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AUSTRALIAN DIAMONDS.

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AUSTRALIAN DIAMONDS. Diamonds are known to exist in considerable quantities in various parts of Australia. In New South Wales their existence was discovered so far back as 1851, but little notice was taken of the fact. In 18G7 numerous diamonds were found by gold diggers in the Mudgee district, and in 1869 diamond working was commenced in a systematic manner. The richest finds of diamonds have, however, been at Bingera, where during the last ten years many hundreds have been discovered, a circumstance which has led to a firm of diamond merchants commencing working operations on a more extended scale, The conditions under which the Bingera diamonds are obtained are much the same as at Mudgce, where the gems are procured from outliers of an old river drift which had in parts been protected from denudation by a capping of hard compact basalt. This drift is made up mostly of boulders and pebbles of quartz, jasper, agate, quartzite, flinty slate, silicified wood, slate, sandstone, and abundance of coarse sand mixed with more or less clay. Diamonds are also found in other parts of the colony. From the Borah Tin Mine, situated at the junction of Cope's Creek with the Gwydir, two hundred were obtained in a few months. Out of a batch of eighty-six, averaging one carat one grain each, the largest weighted 5.5 grains. Diamonds have been found on most of the alluvial tin workings at Cope's, Ncwstcad, vegetable, and Middle Creeks, also in the Stanifer, Ruby, and the Britannia Tin Mines, and elsewhere. In colour the diamonds vary from colourless and transparent to various shades of straw-yellow, brown, light green, and black. One of a rich dark green was found in the form of a flattened hemitrope octahedron. The most common crystalline forms which have been met with are the octahedron, the hemitrope octohedron, the rhombic dodecahedron, the triakis and hexakis octohedron, but they are all usually more or less rounded. The flattened triangular hemiotrope crystals are very common. One specimen of the deltoidal dodecahedron are met with. The lustre is usually brilliant or adamantine, but occasionally they have a dull appearance. This want of lustre is not due to any coating of foreign matter or to the same cause as the dulness of less hard and water-worn crystals, but it is due to the surface being covered with innumerable edges and angles belonging to the structure of the crystal. These reflect the light irre- gularly at all angles, and give the stone its frosted appearance.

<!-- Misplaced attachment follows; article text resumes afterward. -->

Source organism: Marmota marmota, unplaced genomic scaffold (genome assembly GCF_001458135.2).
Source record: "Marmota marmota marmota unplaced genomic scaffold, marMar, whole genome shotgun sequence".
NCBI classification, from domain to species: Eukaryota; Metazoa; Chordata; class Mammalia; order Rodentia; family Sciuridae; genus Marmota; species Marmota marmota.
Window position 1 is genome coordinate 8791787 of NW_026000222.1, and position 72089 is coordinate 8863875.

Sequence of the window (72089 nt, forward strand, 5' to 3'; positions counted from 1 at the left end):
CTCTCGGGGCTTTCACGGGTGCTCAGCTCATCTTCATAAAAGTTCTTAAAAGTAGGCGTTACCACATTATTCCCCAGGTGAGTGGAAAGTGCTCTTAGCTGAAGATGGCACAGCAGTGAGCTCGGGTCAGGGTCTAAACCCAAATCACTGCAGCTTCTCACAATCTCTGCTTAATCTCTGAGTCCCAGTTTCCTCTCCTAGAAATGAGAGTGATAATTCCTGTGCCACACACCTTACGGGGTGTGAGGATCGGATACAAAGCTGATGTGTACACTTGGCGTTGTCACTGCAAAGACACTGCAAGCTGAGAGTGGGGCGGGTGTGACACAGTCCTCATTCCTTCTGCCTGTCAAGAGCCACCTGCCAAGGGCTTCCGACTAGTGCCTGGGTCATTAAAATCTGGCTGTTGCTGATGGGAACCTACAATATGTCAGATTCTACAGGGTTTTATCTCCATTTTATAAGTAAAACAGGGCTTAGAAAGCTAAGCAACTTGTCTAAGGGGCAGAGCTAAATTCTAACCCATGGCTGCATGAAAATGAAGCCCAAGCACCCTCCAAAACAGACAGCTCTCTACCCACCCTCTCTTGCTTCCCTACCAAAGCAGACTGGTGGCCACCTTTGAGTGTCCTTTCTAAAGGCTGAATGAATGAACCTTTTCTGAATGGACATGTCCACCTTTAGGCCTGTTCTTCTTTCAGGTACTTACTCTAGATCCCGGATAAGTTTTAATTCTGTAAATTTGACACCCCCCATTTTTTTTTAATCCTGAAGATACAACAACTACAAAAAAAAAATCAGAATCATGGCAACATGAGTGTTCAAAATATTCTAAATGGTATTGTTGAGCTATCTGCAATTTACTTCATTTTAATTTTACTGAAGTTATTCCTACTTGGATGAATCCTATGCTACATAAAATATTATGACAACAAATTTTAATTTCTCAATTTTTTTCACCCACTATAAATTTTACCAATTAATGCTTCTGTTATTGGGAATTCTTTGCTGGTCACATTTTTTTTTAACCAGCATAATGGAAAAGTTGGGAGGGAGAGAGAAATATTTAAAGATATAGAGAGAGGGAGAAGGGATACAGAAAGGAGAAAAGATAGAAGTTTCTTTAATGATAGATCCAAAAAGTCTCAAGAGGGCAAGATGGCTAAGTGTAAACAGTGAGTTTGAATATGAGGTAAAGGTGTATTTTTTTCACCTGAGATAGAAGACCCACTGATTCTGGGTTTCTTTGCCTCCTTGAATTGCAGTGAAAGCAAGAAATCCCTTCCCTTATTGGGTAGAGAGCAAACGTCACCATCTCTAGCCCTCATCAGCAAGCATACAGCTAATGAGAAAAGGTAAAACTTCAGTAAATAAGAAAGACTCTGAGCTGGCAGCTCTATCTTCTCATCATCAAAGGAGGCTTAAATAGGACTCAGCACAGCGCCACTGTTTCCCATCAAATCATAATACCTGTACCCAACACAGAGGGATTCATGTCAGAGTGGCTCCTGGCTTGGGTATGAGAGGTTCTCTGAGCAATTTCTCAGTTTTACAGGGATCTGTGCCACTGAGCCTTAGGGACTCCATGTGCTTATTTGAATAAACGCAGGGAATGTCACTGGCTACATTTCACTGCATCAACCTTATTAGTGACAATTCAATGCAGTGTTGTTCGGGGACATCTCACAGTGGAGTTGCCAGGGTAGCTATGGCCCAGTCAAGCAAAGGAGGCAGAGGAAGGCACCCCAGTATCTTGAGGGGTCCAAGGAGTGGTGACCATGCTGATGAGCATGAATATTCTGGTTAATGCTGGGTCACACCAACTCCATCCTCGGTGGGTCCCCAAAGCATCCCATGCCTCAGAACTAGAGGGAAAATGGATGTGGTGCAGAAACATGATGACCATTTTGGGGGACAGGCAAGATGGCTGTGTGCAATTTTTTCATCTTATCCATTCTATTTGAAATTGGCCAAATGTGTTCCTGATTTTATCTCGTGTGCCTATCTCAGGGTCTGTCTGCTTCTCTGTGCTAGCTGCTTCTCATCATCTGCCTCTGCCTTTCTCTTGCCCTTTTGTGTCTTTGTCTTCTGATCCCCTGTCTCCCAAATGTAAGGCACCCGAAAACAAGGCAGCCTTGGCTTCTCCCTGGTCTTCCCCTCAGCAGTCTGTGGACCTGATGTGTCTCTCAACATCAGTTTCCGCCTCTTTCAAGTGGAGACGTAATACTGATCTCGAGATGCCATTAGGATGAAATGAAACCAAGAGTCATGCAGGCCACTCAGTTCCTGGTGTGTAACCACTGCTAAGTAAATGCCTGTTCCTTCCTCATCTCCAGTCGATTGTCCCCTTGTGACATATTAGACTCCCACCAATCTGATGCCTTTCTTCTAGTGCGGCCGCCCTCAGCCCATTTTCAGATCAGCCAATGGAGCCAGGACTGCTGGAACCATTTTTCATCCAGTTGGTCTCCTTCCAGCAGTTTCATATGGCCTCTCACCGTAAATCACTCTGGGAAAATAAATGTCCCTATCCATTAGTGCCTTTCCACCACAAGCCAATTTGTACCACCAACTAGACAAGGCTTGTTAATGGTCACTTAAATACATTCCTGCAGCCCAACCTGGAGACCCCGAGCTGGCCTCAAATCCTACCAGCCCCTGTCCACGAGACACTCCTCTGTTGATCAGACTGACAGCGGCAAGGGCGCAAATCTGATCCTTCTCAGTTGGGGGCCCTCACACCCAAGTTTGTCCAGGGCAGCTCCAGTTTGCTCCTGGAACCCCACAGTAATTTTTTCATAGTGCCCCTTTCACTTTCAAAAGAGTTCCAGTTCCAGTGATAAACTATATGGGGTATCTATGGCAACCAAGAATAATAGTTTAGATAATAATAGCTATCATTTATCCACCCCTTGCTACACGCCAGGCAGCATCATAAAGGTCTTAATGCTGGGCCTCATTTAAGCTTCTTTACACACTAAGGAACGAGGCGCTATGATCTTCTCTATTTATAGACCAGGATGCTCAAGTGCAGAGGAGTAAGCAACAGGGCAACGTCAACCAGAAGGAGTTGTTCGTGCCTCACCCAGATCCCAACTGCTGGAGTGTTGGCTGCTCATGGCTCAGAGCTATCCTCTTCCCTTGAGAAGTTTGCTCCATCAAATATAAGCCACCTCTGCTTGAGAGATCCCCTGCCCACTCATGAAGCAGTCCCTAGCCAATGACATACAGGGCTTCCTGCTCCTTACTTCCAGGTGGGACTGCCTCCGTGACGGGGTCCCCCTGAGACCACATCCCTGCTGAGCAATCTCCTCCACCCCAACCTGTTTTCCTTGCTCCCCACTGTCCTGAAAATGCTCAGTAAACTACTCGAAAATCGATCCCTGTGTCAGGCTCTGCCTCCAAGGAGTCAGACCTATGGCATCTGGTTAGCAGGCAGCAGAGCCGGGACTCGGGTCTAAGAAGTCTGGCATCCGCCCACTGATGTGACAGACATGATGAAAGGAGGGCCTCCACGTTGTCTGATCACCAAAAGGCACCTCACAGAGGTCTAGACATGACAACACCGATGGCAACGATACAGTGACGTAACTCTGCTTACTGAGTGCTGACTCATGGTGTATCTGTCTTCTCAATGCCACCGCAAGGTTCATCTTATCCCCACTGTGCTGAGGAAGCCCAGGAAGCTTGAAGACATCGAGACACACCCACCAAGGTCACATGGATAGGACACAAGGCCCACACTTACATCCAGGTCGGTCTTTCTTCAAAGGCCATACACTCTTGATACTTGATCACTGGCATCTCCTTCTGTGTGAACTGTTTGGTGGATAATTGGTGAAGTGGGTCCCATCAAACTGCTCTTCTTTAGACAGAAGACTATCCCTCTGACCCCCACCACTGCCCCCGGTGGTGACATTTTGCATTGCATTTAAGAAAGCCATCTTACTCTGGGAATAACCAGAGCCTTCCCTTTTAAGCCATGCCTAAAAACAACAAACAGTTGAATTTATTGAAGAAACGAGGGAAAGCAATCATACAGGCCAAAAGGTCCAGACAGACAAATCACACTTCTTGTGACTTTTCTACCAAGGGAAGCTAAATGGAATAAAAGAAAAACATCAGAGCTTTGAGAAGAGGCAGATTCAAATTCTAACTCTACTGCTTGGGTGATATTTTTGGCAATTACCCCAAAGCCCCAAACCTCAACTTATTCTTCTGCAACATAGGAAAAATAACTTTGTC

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MRS. WELDON AND DR. FORBES…

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THE QUEEN'S VISIT TO GERMANY.

THE CHARGE OF ASSAULTING A…

THE DEATH OF CETEWAYO.

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